Who doesn't love to talk about what they're passionate about? Getting curious about someone's hobbies and interests shows you want to understand them, and you can also try to find some common ground here. Maybe you notice they posted a picture skiing or a newly completed art project, so you ask them about that. People are usually happy to share the things that bring them joy.
Some questions to ask:
- What's your favorite way to spend your free time?
- What's one topic you want to know everything about?
- Is there a particular hobby you've been dying to pick up?
- What's the last internet rabbit-hole you went down?
- Did you have any hobbies as a kid you'd like to pick up again?
Books, music, TV shows, and movies
At least one of these forms of media is likely a significant part of someone's life. People get super passionate about their favorite musical artists, TV series, and so on, so ask them about it! You may find you both love the Lord of the Rings series, or you're both big fans of classic rock.
Some questions to ask:
- What kind of music do you like to listen to?
- If you could live in any TV show's or movie's universe, which would it be?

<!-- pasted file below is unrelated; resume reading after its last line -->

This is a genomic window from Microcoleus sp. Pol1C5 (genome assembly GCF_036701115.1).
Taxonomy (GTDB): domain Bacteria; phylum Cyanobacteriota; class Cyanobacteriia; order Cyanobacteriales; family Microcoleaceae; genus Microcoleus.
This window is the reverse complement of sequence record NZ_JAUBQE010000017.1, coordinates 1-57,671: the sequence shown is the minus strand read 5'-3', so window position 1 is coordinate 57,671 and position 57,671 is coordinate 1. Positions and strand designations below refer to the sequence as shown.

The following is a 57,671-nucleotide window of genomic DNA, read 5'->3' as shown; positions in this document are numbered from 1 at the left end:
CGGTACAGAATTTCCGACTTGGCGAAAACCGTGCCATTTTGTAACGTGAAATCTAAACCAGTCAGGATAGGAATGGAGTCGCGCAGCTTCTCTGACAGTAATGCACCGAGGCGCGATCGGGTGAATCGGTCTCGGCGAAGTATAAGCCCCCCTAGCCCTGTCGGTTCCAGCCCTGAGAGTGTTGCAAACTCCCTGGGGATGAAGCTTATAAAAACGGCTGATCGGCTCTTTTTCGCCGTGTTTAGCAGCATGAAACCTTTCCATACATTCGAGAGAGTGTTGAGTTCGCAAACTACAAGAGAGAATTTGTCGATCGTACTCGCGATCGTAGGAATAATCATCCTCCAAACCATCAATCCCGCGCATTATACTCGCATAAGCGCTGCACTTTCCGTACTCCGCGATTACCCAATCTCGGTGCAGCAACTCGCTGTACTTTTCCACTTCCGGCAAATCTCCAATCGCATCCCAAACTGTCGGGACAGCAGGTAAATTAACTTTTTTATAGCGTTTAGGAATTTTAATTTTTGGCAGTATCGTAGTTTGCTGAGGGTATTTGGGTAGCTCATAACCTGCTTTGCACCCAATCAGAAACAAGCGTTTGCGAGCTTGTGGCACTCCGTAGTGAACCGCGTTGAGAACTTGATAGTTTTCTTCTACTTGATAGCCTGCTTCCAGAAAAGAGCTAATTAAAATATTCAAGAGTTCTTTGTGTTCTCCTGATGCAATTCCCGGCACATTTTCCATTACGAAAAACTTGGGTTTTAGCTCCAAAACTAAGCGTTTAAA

- Do you have an all-time favorite book or author?
- What's the best concert you've ever been to?
- Who's your favorite fictional character of all time?
School and work
Asking about school or work is bound to come up as you're getting to know someone. It's always good to know what someone's goals are, what they're studying or have studied, and how that ties into their story. Just pay attention here if the tone shifts when you bring these things up, as school and work can be sources of stress. If it seems like they don't want to talk about it, you can always redirect the conversation:
- What did you go to school for, and what made you decide that?
- Did you ever think you would be a [insert career], or did you want to be something else growing up?
- What's your biggest professional goal right now?
- What's your favorite class right now? (Or if they're working, what is their favorite part about their job?)
- Do you ever feel called to try something else career-wise, or are you happy with where you're at?
More conversational inspo:
The bottom line.
Conversations aren't everyone's forte, and that's OK. At the end of the day, showing you are actively listening, offering nonjudgmental and open questions, and simply being kind and forthcoming will never steer you wrong when chatting with someone, whether they're a new friend or an old one. Try practicing with people you're close with to strengthen your conversational skills. And when in doubt, a compliment never hurts.
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Sarah Regan is a Spirituality & Relationships Writer, as well as a registered yoga instructor. She received her bachelor's in broadcasting and mass communication from SUNY Oswego, and lives in Buffalo, New York.